But in return, the resistance has vowed to cease all military action originating from Gaza. In other words, the agreement is about disengagement, not rules of engagement. The former is in the spirit of a truce and leads to a long-term settlement, the latter in the spirit of a ceasefire and leads to advancing the struggle under new more amenable regulations.
As they stand, the current terms of agreement favor disengagement, linking resistance from Gaza to aggression against Gaza alone. This will further isolate the Strip from the West Bank, which has already disengaged from linking its struggle to aggression on Gaza.
Emotions aside, the shy protests and clashes with Zionist forces that erupted recently in the West Bank fell short of what is expected from the territory where the heart of the struggle is today. Zionists wish Gaza would disappear off the map, but they see the West Bank as the Eldorado of Zionist expansion.
Without full participation of the West Bank in future resistance, Gaza’s deterrence will fall short of turning into a long-term strategic threat. And national unity talks circulating today, as much as unity is needed, flow in that direction. Current Palestinian Authority complicity in consolidating occupation is beyond retribution. According to the 2011 report submitted by Israel to the Ad Hoc Liaison Committee (a 15-member group that includes the European Union, the US, the World Bank and the International Monetary Fund), the number of joint security operations between Israel and the PA jumped by 118 percent in one year, with close to 3,000 “instances of coordination” and over 600 bilateral meeting at the police and “civil defense” levels taking place in 2010 alone (“Measures taken by Israel in support of developing the Palestinian economy and socio-economic structure,” State of Israel, 13 April 2011 [PDF]).
The report praises the “professionalism and skill” of the Palestinian security force, which managed to “escort” more than 600 Israelis out of Area A — the part of the West Bank nominally under Palestinian Authority control — after the latter had strayed into it. That skill must have been put on hold when Israeli forces conducted an extensive arrest campaign in the West Bank against elected Palestinian officials and Hamas cadres before the ink on the recent ceasefire agreement had dried (“Israeli forces detain MPs around West Bank,” Ma’an News Agency, 23 November 2012). Buoyed by Arab Gulf money and the comfort zone of ruling over a disengaged Gaza, Hamas might easily fall into the faltering footsteps of Fatah, which has transformed itself from a popular resistance movement into the mutated occupation-enforcing apparatus it is today.
Back to resistance basics
Without a clear and uncompromising roadmap to engage the West Bank in the resistance project and end the Palestinian Authority’s stranglehold over it, the Hamas-Fatah rapprochement is bound to lead to co-optation of the worst kind. Arab resistance to Israel has historically been beset by a disappointing leadership that either promises victory and brings defeat or turns military victory into political loss. The verdict is out on whether the latter is the case in this war.
There is no question that Israel’s latest attack on Gaza enhanced the resistance’s deterrence capacity. The coordinated and consistent launch of an average 200 rockets a day and the unprecedented strategic depth of the attacks (Tel Aviv and Jerusalem) reflected a highly disciplined and developed resistance force — credited by some to the efforts of the assassinated Ahmad al-Jabari. The movement’s military wing was also capable of breaching Israel’s broadcasting and telecommunications network and aired propaganda messages on both while releasing more than 300 media statements about the developments of battle.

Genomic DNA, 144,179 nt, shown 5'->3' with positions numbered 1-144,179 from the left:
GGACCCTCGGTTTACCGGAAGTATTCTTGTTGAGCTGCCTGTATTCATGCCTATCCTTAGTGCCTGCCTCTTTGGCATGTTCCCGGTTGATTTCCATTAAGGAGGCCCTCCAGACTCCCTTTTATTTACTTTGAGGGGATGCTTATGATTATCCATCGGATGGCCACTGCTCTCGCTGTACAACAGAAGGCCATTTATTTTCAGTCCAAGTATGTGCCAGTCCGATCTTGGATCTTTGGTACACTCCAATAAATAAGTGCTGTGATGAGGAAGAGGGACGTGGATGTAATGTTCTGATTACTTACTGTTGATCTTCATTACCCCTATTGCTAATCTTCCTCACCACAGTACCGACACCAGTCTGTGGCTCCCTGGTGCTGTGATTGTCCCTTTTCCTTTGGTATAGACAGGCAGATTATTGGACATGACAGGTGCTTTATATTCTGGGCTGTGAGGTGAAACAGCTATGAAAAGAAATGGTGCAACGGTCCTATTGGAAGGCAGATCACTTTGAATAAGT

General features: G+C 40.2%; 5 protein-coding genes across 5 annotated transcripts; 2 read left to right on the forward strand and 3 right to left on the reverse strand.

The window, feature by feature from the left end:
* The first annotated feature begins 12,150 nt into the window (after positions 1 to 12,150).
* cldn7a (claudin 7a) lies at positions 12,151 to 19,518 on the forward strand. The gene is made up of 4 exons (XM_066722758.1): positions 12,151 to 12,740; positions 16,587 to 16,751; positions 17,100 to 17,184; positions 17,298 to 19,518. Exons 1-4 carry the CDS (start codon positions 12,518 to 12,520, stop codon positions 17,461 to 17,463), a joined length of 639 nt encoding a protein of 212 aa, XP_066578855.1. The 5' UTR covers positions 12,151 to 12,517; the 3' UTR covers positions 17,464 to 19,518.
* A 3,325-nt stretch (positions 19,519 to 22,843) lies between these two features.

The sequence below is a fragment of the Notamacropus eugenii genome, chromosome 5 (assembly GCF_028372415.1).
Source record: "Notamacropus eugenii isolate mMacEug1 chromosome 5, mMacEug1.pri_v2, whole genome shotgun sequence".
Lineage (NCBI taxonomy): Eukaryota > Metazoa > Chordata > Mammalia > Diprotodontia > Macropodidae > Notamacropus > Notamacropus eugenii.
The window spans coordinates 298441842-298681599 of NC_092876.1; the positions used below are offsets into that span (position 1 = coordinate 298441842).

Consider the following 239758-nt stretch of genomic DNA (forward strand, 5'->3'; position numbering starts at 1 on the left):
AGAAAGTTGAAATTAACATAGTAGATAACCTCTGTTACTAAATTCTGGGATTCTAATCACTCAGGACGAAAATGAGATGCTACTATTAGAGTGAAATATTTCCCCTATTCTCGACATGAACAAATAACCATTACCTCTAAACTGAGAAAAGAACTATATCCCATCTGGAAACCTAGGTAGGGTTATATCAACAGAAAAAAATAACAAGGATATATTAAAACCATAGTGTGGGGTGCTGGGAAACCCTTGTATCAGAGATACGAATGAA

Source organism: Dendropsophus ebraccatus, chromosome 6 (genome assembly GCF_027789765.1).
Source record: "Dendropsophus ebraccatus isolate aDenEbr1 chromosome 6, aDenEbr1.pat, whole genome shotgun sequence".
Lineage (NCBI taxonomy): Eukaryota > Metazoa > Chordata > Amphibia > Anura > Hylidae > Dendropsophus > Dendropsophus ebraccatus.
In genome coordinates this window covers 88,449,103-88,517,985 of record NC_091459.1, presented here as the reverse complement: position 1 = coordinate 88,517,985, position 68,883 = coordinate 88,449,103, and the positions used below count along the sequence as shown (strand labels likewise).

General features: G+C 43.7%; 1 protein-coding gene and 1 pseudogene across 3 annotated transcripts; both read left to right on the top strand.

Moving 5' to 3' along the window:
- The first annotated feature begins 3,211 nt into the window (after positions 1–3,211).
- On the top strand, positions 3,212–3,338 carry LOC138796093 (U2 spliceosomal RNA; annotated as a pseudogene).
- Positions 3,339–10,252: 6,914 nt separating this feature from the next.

The resistance is, therefore, slowly morphing into a holistic apparatus that is not dependent on a single person. The active participation of other resistance groups, namely Islamic Jihad, the Popular Front for the Liberation of Palestine and Fatah’s al-Aqsa Brigades will make a unilateral decision by Hamas to take a more “moderate” route difficult to implement without the risk of internecine fighting and factionalism within Hamas’ own ranks.
This is why the resistance’s best bet was and remains the successful formula of what may be termed unmediated deterrence and mediated negotiations. The first principle seeks to ensure that deterrence becomes fully reliant on the resistance’s own military and intelligence strength. Deterrence through diplomacy, as was partly the case in this war, is another strategy but cannot be taken for granted or relied on in the long run.
The second principle, mediated negotiations, lays out a strict rule of engagement: that negotiation with the enemy is never made directly but through honest brokers. Whether the brokers are seen as allies (Egypt), or not (Germany brokered prisoner exchange deals between Hizballah and Israel) is not the issue. The litmus test is the reliability of the broker as a mediator and more importantly perhaps the limited objective of negotiations: insisting on making incremental gains in the battle rather than setting an end-game designed to liquidate the resistance.
The resistance, of course, will outlive any attempt to liquidate it so long as Israeli occupation and apartheid exist. The risk is losing its cumulative momentum and progressive strength. For at this critical juncture of the struggle, the loss of another Ahmad al-Jabari would be one loss too many.
Editor’s note: An earlier version of this article mistakenly argued that during the CNN interview with Christiane Amanpour, Khaled Meshaal insinuaged that the right of return did not necessarily entail the actual return of refugees. The article has been corrected.
Hicham Safieddine is a freelance journalist and researcher of the Middle East.